A mobile conferencing app developed for the UK's Conservative Party leaked the private details of people who registered to attend party conferences, including the details of party members and UK government officials.
Also: Why the NSA's cyber-weapons leak undermines institutional trust TechRepublic
The leak was discovered on Saturday afternoon, September 29, by Guardian columnist Dawn Foster who posted her findings on Twitter.
Foster discovered that anyone who wanted to attend a video conference using the Conservative Party's mobile app would only have to register using an email address.
The app didn't use any type of authentication mechanisms, such as passwords or one-time codes sent via email. A user only needed to type an email address into the app's login field to access a profile page.
It didn't take long after Foster's revelations for Twitter users to realize that they only needed to guess a Conservative Party members' email address to access his or her account.
Some party members used official party or government-issued email addresses to register for the app, such as Michael Gove (UK's Secretary of State for Environment, Food and Rural Affairs) and Boris Johnson (Secretary of State for Foreign and Commonwealth Affairs), two leading figures of the Conservative Party.
Miscreants abused the app's faulty login system to either share user personal details online or change profile details.
For example, a user accessed Boris Johnson's account and changed the profile picture to a pornographic image, while another changed Michael Gove's profile image to a photo of Rupert Murdoch, his previous employer.
Some phone numbers and email addresses for high-profile British Members of Parliament (MPs) were shared on Twitter earlier today. Some received prank calls and messages.
In a statement on its website, the Information Commissioner's Office (ICO), the UK's privacy watchdog, said it was aware of the incident and "will be making enquiries."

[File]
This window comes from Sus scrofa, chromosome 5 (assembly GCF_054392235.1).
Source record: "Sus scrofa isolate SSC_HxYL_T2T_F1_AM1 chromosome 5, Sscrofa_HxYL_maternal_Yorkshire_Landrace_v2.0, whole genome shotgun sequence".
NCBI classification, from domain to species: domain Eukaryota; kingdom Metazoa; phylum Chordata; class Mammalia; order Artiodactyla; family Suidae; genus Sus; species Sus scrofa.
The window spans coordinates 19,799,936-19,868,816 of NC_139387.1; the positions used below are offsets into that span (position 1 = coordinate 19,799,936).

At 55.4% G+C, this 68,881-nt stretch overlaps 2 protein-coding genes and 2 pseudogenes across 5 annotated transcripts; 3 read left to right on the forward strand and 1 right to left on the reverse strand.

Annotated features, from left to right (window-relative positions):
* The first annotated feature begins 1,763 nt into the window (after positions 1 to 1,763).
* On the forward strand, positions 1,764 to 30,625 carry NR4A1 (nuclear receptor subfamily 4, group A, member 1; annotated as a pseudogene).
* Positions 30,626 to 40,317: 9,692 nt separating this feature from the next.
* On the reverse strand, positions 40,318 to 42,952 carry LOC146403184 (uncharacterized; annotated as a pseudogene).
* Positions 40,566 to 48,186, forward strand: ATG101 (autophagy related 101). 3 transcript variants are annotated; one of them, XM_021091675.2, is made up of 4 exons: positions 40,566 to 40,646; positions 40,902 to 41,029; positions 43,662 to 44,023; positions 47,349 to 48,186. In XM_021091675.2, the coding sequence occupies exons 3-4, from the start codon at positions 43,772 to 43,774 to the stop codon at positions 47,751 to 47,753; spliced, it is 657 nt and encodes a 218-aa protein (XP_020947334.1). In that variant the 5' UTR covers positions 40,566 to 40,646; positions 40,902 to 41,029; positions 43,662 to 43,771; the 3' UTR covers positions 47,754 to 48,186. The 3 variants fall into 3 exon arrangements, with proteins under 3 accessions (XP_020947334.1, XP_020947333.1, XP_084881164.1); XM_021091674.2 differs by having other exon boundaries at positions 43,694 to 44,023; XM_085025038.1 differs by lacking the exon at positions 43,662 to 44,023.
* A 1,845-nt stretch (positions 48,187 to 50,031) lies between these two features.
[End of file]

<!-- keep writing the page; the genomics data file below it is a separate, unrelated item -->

"Organisations have a legal duty to keep personal data safe and secure. Under the GDPR they must notify the ICO within 72 hours of becoming aware of a personal data breach, if it could pose a risk to people's rights and freedoms," the ICO said.
Access to the app was shut down temporarily to prevent abuse after Foster's tweets, but the app is now back online ready for a party conference set to take place tomorrow, on Sunday, according to a tweet from Brandon Lewis, Chairman of the UK's Conservative Party.
Previous and related coverage:
Cyber attacks and malware are one of the biggest threats on the internet. Learn about the different types of malware - and how to avoid falling victim to attacks.
This simple advice will help to protect you against hackers and government surveillance.
Whether you're in the office or on the road, a VPN is still one of the best ways to protect yourself on the big, bad internet.
- NSA says searches of Americans' data spiked in 2017
- Pennsylvania Senate Democrats paid $700,000 to recover from ransomware attack
- Man gets two years in prison for sabotaging US Army servers with 'logic bomb'
- Mozilla releases Firefox Reality, its web browser for VR
- Tor Browser gets a redesign, switches to new Firefox Quantum engine
- Firefox 62 appears as Mozilla ends support for Windows XP
- Mozilla to block ad trackers on Firefox by default